Tag Archives: dance

Growing From The Rain: A 2nd Year Grad School Testimonial

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This past semester I was honored to give a talk about passion to a group of undergraduate students at The Ohio State University through an event called “What’s Your Number” hosted by Vanessa Scott. Through this event, I was reminded of how powerful testimonies can be. Sometimes, it is not about preaching what others should do, but just letting others know your story with a hope that someone can be inspired by it. So, I wanted to tell a story from my second year of graduate school with a hope that it empowers someone someday:

Coming into this past Spring semester of 2015 I was really anxious. It’s really nothing new. Every semester since the beginning of my graduate career has been filled with nervousness because of my desire to do well. But, there was definitely something different about this semester in particular.

For one, I was coming back from the toughest semester I’ve had in my graduate career. It was ironic because my schedule for that semester was the most lenient and inviting one that I’ll ever have (a lot of Hiphop and very little ballet… ah yea). I literally was set to have the time of my life. And, I started off right: get up early, work out, take class, teach class, enjoy life, repeat.

Then a day came where I received an email that said I did not pass my first graduate exam– one that was crucial for me to pass in order to stay in the graduate program. Although my heart was struck, I sort of expected the result for numerous reasons including my procrastination with the assignment over the summer. Also, I was given a chance to retake the exam within the next month. So, all things considering, life was still nice. Little did I know that this bump in the road would lead to one of my greatest pits in life.

I tried to continue my 8:30 am-8: 30pm school regiment while getting the exam done- ultimate fail. My schedule was just too busy and taxing. I dropped my morning gym schedule and from that next day forward, my desire to arise every morning dropped with it. Waking up literally became the hardest thing to do. Despite how much sleep I received, I would struggle to gain consciousness because it felt like a brick was sitting in my brain, forcing my eyelids to shut me back into my dream state. The most important exam of my current life was silenced with every press of the snooze button (pathetic, I know). This went on for the greater part of a month. Finally, one week, I was able to muster up the strength to attack the exam full on. I wrote nonstop and asked for the help of peers, colleagues, and family in order to make my exam fail-proof. I turned my second exam in and immediately felt heaviness rise and dissipate from my soul as I felt proud of the work I had done.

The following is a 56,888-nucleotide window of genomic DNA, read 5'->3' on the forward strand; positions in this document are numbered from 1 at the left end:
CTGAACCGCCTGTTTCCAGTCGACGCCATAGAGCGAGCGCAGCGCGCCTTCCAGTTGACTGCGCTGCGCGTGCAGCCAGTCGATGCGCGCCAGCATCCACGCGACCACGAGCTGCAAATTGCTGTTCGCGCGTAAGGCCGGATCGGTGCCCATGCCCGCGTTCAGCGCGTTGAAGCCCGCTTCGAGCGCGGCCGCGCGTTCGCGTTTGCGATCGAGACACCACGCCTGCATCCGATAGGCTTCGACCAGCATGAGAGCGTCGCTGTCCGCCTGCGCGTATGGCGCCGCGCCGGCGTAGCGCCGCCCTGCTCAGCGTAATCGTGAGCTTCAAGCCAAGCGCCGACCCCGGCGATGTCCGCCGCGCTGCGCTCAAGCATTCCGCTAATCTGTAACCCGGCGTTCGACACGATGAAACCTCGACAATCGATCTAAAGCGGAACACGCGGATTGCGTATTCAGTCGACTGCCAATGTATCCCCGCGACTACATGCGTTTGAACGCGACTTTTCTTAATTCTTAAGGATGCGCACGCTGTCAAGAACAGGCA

A couple weeks later, I found that my pride wasn’t reciprocated as I read another email saying that I had failed again. From what I knew at the time, failing twice meant you would be asked to leave the program. By the grace of God, I was given a third chance to orally defend my exam. However, my spirit was already broken. The thing is I represent a unique demographic as a graduate student in the dance department at OSU. I am the youngest person, the most inexperienced dancer, the sole African-American…and then there’s the whole Hiphop thing. So, to sit there and fail twice in an environment where I already felt alienated (from nobody’s doing, but my own mindset) was hard for me to deal with. I’m not proud to admit that I cracked, but I am glad to say that I was able to still fulfill my responsibilities. Happiness was aloft, however. Positivity within myself or in my relationships was a rare thing to find.

I did end up passing my exam which sent me on Winter break severely wounded but, weirdly, not defeated. I felt invigorated to prove myself and take revenge on all of the things that held me down for 10+ weeks. So, coming full circle back to this Spring semester- I’m nervous. I remember losing sleep on the bus back to Columbus because I was listening to empowering podcasts that would oppose the voice in my head; reminding me of how well I started the semester before, and how poorly it went after that.